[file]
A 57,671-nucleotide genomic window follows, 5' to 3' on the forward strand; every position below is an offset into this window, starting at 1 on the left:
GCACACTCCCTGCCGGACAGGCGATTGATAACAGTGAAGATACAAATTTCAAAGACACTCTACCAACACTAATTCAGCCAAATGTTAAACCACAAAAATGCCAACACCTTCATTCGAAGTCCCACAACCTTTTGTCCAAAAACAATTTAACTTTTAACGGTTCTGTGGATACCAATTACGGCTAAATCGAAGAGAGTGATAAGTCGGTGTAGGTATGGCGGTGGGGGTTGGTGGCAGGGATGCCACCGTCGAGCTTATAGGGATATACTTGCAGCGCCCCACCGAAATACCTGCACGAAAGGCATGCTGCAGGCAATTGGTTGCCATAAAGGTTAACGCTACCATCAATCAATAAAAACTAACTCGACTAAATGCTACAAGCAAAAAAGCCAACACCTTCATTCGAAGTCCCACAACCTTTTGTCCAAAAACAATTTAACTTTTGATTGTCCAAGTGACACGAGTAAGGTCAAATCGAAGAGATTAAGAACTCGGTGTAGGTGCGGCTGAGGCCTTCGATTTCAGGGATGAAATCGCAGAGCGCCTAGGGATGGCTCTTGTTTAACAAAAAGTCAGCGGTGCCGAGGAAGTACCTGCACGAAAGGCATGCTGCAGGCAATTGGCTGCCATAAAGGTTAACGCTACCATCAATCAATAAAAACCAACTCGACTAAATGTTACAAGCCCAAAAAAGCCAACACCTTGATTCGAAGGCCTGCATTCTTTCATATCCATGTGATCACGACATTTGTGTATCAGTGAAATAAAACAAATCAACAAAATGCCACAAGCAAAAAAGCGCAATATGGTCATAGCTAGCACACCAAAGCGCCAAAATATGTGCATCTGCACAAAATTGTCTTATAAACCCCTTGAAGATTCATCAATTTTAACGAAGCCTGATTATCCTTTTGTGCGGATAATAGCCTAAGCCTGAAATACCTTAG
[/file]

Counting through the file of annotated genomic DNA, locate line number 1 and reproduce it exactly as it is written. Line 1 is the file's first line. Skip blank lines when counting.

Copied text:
A 57,671-nucleotide genomic window follows, 5' to 3' on the forward strand; every position below is an offset into this window, starting at 1 on the left: